This is a compelling and riveting YA novel set far in the future. A future in which all disease has been cured, and humans live forever. Except for a few, here and there, who are “gleaned” by a sanctioned group of Scythes who are able to permanently take the lives of people to control earth’s population.
Becoming a Scythe is an arduous process that is closely monitored and governed by a conclave of eternal Scythes who occasionally take on apprentices and welcome them into this elite group of killers.
Neither Citra nor Rowan wanted to become Scythes, but they find themselves as apprentices and then suddenly, pitted against each other in a contest that will prove fatal to one of them.
Shusterman envisions a plausible and complicated future and offers up lots of exciting adventure for his characters! This is a great read, and the first arc in a championed trilogy.
Title: The Field Guide to the North American Teenager
Author: Ben Philippe
Date Read: August 19, 2019
Norris Caplan is the son of Haitian parents, living in Montreal and loving Canadian things like hockey, specifically the Montreal Canadiens. But now his parents are moving– his dad to Vancouver with his new wife and baby; and he, with his mother, for her new job in Austin, Texas.
Norris feels extremely out of place as a black French Canadian in the heartland of football and high school tropes straight from a teen movie. Spending most of his lunch hours alone, he walks the campus cataloguing the people he observes: jocks, cheerleaders, loners, and even his dream girl. He figures his notebook will be plenty of company until he can finally return to Canada where he belongs. Much to his surprise he actually makes friends, good ones. And he realizes he may have been rash and unfair in the judgements he scrawled in his notebook.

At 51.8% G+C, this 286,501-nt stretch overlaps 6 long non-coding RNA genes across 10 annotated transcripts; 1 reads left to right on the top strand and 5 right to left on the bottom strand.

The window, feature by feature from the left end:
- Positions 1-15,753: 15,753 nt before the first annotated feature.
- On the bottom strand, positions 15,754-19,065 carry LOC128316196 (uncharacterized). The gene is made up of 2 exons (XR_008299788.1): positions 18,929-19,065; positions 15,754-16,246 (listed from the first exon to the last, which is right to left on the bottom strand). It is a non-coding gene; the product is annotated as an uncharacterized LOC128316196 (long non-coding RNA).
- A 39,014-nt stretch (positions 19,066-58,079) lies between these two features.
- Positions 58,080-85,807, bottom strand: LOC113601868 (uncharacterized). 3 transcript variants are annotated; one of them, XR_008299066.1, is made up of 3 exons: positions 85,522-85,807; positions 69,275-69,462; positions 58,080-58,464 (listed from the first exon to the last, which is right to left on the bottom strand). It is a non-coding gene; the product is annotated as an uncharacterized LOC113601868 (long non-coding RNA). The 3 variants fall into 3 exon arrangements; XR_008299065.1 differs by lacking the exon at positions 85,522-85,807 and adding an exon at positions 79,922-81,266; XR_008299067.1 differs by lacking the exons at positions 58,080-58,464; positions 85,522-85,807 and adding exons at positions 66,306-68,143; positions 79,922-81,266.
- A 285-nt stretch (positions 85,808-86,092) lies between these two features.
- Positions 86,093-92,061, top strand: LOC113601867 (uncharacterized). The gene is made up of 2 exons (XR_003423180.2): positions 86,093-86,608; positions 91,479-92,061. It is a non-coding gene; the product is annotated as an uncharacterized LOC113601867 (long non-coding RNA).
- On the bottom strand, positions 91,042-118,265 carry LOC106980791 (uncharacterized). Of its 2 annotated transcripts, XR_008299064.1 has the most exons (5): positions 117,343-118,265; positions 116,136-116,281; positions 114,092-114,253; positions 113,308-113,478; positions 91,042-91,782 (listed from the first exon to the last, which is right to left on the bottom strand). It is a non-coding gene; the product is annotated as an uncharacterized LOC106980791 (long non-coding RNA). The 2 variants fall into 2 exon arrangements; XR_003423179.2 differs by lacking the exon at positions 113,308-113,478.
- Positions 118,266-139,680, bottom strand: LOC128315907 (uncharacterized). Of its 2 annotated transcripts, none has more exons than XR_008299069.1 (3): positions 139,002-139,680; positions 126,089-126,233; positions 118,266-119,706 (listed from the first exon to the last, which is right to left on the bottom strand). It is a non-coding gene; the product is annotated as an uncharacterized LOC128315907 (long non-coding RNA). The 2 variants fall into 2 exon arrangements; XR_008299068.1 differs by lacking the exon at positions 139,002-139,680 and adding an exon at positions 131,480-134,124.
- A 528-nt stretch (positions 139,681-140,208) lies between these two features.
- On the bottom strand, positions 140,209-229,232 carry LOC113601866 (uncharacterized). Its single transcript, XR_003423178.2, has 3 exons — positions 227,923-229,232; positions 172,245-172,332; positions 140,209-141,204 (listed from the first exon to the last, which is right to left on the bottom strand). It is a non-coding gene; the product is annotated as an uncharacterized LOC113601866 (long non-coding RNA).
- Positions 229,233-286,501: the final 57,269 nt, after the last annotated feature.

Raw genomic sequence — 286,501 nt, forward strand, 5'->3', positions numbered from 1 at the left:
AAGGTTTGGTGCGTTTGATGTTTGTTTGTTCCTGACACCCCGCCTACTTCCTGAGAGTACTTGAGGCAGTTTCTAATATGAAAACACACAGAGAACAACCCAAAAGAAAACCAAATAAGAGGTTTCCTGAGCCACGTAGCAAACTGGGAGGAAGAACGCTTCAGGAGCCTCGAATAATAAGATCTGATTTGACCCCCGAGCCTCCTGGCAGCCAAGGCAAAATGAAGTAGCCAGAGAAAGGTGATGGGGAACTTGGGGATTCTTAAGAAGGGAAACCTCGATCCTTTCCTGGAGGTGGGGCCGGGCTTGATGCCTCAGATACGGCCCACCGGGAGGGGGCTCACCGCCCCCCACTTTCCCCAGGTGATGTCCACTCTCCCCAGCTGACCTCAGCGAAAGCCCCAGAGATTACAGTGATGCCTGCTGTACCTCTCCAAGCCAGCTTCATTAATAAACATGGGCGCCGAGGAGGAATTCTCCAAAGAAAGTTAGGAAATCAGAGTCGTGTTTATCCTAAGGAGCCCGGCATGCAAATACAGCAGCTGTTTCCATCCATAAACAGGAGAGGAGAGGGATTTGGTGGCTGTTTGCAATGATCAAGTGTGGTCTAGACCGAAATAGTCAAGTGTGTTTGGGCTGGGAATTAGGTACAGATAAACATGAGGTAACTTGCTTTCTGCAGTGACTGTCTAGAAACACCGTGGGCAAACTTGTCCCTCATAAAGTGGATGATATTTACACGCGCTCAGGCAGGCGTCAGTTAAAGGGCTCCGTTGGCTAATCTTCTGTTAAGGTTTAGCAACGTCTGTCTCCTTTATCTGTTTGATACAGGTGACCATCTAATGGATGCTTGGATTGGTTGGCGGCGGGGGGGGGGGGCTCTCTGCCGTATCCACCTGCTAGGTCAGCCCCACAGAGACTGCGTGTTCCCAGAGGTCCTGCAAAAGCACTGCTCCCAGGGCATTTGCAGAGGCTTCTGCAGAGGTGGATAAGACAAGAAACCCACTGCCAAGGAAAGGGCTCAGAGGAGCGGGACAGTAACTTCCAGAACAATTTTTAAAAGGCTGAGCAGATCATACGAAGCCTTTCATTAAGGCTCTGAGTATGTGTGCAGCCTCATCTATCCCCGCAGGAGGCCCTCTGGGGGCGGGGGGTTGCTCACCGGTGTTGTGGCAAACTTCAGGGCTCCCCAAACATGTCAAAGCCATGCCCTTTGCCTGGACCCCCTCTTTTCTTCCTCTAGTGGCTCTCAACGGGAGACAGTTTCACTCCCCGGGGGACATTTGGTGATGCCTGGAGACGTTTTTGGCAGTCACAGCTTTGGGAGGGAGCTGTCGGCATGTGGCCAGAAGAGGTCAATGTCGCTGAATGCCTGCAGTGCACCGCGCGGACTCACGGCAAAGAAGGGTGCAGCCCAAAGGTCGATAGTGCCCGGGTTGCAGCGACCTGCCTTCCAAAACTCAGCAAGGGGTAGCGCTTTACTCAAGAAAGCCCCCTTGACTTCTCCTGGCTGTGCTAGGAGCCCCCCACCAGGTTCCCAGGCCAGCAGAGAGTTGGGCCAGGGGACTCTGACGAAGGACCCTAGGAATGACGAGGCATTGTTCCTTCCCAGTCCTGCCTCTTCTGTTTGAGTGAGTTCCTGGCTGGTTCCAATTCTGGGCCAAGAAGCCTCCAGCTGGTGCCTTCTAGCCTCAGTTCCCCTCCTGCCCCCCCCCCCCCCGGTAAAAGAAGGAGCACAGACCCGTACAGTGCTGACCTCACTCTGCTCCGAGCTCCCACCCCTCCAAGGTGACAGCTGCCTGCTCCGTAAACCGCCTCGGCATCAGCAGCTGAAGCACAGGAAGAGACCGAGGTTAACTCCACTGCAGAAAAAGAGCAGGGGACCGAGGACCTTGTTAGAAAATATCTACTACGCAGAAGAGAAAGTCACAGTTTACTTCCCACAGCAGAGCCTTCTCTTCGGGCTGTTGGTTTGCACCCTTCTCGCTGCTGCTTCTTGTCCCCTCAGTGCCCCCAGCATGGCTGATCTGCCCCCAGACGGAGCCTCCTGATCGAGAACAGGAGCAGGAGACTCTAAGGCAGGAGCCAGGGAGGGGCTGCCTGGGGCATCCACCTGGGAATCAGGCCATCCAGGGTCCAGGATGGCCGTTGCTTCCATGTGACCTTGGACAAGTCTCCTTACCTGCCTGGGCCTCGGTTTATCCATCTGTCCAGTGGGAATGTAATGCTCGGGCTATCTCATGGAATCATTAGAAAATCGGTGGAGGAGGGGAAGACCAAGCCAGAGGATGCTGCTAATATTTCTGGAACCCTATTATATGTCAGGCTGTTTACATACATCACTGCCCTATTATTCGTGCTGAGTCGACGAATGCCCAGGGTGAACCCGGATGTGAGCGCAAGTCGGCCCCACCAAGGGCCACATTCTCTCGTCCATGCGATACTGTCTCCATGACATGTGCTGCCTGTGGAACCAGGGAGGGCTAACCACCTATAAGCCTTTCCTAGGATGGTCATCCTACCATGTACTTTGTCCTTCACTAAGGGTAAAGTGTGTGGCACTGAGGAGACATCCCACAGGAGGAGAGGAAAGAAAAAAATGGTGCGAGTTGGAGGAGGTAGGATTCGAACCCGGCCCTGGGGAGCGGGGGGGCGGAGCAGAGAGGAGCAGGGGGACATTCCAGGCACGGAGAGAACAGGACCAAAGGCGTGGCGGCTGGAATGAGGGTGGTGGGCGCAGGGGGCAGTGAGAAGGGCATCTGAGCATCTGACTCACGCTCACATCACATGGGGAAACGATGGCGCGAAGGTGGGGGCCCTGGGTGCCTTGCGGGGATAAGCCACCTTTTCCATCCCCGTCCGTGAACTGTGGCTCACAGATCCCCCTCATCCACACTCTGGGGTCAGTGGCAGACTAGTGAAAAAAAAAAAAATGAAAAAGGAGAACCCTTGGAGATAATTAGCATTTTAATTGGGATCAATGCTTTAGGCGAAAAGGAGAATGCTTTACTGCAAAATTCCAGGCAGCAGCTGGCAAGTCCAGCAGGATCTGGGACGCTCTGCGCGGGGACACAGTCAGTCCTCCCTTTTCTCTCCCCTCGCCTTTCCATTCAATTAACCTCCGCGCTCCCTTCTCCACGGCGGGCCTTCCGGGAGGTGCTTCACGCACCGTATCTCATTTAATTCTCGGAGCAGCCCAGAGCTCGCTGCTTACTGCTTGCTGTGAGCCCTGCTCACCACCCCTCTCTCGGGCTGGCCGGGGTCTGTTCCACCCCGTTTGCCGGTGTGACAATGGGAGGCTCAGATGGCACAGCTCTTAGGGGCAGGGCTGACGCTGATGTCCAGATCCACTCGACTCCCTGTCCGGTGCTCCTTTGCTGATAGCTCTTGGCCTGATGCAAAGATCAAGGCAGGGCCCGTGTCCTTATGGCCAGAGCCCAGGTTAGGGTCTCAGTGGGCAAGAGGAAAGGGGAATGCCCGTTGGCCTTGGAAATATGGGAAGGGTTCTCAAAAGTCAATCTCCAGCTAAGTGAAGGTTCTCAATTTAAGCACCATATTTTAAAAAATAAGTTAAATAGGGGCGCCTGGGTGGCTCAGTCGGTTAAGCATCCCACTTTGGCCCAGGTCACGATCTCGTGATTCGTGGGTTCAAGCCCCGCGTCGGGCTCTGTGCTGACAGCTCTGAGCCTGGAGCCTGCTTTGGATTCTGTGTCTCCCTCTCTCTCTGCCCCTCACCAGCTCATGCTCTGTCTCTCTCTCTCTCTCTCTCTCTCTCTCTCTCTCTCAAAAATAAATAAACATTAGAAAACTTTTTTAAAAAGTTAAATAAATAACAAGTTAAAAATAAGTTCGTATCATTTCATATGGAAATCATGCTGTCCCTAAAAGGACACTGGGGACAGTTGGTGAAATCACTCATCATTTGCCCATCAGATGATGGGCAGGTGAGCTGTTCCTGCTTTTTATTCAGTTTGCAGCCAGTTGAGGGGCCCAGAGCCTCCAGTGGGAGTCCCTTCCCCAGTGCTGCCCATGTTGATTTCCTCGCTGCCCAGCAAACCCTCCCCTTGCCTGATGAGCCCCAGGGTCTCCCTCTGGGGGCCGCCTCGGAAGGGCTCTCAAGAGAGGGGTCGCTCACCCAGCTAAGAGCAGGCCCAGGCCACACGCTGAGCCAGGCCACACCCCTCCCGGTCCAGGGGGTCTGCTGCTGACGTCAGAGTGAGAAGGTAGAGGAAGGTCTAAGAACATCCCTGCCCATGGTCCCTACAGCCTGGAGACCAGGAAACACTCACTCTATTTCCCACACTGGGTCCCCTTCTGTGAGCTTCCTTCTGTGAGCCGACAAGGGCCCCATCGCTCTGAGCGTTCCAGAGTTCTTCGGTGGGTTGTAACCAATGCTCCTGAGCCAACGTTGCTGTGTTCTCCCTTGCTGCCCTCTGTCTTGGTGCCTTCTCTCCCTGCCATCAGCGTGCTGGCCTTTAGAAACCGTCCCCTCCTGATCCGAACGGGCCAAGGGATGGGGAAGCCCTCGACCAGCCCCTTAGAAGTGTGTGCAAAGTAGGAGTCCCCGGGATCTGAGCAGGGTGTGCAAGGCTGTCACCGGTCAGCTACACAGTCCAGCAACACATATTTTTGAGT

But what happens when someone else sees his notebook?
This book is witty, honest and fun to read. Phillipe’s use of the field guide format is a unique way to open his chapters, I got a kick out of it– I bet you will too!
We all play roles in our lives, and Mara plays many: she is a twin; a daughter; a girlfriend; a friend; a student; and an activist. Although all of these roles have independent names, her loyalties and decisions are blurred as these roles intersect and find themselves at terrible odds.
Mara and her fraternal twin, Owen, are close. Very close. They share stories of the stars from their rooftop together. But when her brother is accused of raping her friend Hannah, it tilts her whole world on an unsteady axis. As she navigates her way through her family loyalty it forces her to deal with the trauma of her own past.
“This. This is why I never said anything. Because no one ever believes the girl.”
(Ashley Herring Blake, Girl Made of Stars)
Herring Blake explores, with compassion, the complicated lives of teens– especially young female teens, as they navigate high school friendships, relationships (LGBTQ), misogyny, and the misuse of power. Mara is a fully developed character with whom we can see ourselves and for whom our heart aches as she tries to makes sense of how to just be with others as each of her roles morph.
One of my favourite passages is where Mara wonders at the types of things that could be inscribed as an epitaph to her as she tries to sort out who she is, and who she wants to be.
Mara McHale, Some type of girl
Maybe I’m the type of girl who likes short skirts.
Maybe I’m the type of girl who likes boys and girls and those who sometimes feel like both and neither.
Maybe I’m the type of girl who slaps a boy in the face when he does something shitty.
Maybe I’m the type of girl who hides and cries in her bed alone, remembering the terrifying day that took away all her control and trust.
Maybe I’m the type of girl who’s tired of hiding and crying alone.
Maybe I’m the type of girl who realizes she’s not alone.
Maybe I’m the type of girl whose favorite person in the world did something unforgivable.